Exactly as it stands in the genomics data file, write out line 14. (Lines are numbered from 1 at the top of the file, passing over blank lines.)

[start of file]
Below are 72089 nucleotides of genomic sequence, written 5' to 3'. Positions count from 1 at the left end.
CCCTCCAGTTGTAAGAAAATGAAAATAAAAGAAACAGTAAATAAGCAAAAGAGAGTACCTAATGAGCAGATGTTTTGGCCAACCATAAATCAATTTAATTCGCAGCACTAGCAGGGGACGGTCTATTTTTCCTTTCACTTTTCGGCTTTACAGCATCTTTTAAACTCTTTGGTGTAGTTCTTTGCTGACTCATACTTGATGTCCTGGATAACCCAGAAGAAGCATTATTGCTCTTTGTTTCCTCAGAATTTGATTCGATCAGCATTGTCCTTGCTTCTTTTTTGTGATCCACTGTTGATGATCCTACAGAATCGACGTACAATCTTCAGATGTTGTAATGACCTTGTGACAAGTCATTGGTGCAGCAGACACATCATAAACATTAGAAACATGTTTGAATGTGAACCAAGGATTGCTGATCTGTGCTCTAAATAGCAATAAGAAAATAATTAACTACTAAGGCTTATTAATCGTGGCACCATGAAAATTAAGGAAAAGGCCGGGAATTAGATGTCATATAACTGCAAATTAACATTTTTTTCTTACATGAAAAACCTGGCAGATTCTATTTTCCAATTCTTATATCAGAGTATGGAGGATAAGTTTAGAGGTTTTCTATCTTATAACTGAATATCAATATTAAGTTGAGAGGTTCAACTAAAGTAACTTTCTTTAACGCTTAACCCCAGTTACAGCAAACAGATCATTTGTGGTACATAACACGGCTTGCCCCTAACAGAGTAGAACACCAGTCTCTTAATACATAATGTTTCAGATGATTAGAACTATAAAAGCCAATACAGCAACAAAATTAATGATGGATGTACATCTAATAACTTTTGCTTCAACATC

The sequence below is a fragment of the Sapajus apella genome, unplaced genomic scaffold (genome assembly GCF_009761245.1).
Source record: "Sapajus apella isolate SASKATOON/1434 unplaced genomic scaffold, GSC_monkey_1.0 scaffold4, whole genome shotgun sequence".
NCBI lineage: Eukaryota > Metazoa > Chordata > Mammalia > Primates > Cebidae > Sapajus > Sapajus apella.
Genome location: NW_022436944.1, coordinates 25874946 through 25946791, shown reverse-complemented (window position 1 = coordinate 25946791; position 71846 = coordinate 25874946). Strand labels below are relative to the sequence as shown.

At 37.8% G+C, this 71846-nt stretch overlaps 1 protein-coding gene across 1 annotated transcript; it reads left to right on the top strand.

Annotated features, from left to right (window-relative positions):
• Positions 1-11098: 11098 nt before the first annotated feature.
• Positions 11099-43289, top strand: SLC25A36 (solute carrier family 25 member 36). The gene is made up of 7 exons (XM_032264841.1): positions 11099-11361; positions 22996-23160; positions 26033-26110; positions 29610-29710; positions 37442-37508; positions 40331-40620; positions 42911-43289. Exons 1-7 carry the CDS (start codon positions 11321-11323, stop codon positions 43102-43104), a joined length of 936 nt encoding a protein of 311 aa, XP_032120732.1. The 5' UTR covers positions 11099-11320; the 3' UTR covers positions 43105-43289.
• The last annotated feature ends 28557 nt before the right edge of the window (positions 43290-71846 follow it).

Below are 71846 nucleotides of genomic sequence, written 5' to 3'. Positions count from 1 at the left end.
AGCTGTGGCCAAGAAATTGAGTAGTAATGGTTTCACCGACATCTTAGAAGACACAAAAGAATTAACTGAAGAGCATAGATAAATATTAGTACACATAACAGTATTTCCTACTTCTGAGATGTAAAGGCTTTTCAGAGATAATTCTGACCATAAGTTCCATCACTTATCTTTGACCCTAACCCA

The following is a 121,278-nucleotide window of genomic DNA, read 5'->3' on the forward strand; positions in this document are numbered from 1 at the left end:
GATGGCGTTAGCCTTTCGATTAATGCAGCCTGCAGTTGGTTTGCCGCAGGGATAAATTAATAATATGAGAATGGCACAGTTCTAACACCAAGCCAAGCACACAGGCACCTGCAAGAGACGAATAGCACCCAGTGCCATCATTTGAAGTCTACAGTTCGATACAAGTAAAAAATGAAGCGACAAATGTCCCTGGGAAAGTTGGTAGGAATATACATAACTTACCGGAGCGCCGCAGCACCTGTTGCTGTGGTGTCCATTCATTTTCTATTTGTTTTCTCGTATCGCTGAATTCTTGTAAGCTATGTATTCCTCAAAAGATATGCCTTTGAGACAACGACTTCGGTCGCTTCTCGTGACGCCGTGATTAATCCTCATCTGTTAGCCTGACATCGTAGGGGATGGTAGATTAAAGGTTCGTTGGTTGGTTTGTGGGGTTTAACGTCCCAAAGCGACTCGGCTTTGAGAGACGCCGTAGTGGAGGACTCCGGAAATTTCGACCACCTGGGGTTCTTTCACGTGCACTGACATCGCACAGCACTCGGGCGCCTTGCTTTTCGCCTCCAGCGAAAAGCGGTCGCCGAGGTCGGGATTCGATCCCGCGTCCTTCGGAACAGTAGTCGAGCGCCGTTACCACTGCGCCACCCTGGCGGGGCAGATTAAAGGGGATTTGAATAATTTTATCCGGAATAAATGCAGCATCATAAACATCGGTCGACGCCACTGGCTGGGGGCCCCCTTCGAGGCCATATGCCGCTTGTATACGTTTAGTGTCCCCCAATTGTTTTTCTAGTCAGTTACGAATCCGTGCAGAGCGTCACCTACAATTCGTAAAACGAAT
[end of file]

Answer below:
The following is a 121,278-nucleotide window of genomic DNA, read 5'->3' on the forward strand; positions in this document are numbered from 1 at the left end: